On Friday, one day after Russia and China pledged to reduce their reliance on the dollar by increasing the amount of bilateral trade conducted in rubles and yuan (a goal toward which much progress has already been made over the past three years), Russia’s Central Bank provided the latest update on Moscow’s alternative to US-dominated international payments network SWIFT.
Moscow started working on the project back in 2014, when international sanctions over Russia’s annexation of Crimea inspired fears that the country’s largest banks would soon be cut off from SWIFT which, though it’s based in Belgium and claims to be politically neutral, is effectively controlled by the US Treasury.
Today, the Russian alternative, known as the System for Transfer of Financial Messages, has attracted a modest amount of support within the Russian business community, with 416 Russian companies having joined as of September, including the Russian Federal Treasury and large state corporations likeGazprom Neft and Rosneft.
And now, eight months after a senior Russian official advised that “our banks are ready to turn off SWIFT,” it appears the system has reached another milestone in its development: It’s ready to take on international partners in the quest to de-dollarize and end the US’s leverage over the international financial system. A Russian official advised that non-residents will begin joining the system “this year,” according to RT.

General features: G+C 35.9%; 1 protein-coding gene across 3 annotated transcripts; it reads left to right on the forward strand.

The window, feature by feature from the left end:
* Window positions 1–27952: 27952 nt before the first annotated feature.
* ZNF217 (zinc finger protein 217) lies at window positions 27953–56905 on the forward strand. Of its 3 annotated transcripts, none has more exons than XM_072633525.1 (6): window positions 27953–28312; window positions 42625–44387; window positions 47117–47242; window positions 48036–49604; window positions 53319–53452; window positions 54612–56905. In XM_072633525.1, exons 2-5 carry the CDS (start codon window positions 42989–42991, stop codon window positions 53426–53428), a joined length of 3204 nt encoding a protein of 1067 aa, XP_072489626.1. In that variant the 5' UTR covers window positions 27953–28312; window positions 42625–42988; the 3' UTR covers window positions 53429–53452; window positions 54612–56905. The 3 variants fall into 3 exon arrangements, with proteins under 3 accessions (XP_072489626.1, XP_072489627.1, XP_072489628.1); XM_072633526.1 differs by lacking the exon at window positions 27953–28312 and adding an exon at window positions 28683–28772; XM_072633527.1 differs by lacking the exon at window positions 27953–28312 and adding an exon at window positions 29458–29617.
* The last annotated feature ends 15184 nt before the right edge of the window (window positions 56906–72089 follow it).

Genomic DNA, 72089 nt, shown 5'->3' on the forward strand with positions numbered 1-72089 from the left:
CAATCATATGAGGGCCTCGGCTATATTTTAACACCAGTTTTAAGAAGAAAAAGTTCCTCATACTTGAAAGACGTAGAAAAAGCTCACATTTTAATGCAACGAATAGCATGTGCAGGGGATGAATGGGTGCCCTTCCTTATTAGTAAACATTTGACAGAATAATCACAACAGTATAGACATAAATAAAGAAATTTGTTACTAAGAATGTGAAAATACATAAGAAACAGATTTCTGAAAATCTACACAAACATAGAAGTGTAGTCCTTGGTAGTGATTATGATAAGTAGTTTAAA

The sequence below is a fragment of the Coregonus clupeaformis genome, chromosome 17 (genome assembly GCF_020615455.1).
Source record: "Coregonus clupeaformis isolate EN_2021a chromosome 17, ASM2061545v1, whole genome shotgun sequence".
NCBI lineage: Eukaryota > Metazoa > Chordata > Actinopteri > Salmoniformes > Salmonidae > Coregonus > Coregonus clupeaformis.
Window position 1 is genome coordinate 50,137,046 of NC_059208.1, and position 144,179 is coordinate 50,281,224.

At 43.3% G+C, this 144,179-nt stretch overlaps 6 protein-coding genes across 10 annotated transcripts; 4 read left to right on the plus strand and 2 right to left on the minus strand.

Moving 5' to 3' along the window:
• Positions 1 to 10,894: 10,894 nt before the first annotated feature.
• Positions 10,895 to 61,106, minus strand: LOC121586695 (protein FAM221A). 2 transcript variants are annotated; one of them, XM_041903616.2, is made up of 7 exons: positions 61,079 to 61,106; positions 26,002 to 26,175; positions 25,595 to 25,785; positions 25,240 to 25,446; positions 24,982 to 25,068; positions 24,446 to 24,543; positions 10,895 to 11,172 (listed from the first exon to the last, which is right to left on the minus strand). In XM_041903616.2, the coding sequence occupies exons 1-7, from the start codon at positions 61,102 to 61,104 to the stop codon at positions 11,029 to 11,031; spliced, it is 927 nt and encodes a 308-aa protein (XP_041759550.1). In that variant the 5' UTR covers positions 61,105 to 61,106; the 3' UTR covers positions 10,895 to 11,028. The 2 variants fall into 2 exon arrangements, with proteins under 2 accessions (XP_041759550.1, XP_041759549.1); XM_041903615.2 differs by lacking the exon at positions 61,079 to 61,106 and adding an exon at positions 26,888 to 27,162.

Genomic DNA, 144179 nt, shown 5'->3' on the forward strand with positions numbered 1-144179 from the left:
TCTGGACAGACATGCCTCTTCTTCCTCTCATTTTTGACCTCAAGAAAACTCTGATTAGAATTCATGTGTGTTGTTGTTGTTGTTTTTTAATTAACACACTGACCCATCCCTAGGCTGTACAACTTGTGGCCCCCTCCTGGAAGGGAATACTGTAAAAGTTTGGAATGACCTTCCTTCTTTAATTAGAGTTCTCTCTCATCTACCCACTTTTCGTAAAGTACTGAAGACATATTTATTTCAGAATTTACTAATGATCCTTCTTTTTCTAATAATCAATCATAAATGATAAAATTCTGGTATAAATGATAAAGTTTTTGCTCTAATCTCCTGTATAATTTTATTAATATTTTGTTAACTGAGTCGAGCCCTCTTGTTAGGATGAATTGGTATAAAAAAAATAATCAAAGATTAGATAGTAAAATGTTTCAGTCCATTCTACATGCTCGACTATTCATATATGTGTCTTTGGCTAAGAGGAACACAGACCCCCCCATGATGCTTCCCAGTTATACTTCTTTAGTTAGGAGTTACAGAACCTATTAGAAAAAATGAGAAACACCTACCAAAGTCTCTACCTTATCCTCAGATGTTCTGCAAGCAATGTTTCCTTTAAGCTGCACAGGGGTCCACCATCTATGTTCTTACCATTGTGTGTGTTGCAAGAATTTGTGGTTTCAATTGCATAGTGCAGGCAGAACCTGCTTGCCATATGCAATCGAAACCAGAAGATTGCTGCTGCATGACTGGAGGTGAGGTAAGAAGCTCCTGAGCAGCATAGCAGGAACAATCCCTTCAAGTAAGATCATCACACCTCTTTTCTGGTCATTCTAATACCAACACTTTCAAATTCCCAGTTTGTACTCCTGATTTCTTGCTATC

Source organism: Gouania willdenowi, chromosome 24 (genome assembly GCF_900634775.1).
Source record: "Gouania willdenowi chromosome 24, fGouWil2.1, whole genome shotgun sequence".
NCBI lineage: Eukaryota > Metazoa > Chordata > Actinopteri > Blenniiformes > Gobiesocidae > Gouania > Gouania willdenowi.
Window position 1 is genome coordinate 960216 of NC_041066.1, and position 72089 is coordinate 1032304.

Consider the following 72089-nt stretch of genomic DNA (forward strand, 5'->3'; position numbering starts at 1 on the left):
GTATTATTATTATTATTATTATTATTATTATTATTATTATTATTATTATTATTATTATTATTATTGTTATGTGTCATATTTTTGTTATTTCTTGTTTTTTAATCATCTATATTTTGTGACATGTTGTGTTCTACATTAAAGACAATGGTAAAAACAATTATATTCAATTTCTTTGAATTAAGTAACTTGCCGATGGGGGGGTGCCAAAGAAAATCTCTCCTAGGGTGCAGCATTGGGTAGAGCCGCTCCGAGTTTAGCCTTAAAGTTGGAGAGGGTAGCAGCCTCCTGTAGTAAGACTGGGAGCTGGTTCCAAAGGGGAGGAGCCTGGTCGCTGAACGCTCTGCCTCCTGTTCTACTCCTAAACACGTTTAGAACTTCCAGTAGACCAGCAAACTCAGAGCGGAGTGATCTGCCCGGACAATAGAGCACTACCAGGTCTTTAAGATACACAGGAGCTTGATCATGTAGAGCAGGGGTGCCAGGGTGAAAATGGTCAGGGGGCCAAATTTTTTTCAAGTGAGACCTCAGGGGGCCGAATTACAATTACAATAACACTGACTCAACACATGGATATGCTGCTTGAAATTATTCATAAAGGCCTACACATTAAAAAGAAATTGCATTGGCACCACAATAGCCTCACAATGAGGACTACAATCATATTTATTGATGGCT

“Non-residents will start connecting to us this year. People are already turning to us,” said First Deputy Governor of the Central Bank of Russia Olga Skorobogatova. Earlier, the official said that by using the alternative payment system foreign firms would be able to do business with sanctioned Russian companies.
Turkey, China, India and others are among the countries that might be interested in a SWIFT alternative, as Russian President Vladimir Putin pointed out in a speech earlier this month, the US’s willingness to blithely sanction countries from Iran to Venezuela and beyond will eventually rebound on the US economy by undermining the dollar’s status as the world’s reserve currency.
To be sure, the Russians aren’t the only ones building a SWIFT alternative to help avoid US sanctions. Russia and China, along with the European Union are launching an interbank payments network known as the Special Purpose Vehicle to help companies pursue “legitimate business with Iran” in defiance of US sanctions.
Given its status as a major energy exporter, Russia has leverage that could help attract partners to its new SWIFT alternative. For one, much of Europe is dependent on Russian natural gas and oil.
And as Russian trade with other US rivals increases, Moscow’s payments network will look increasingly attractive, particularly if buyers of Russian crude have no other alternatives to pay for their goods.
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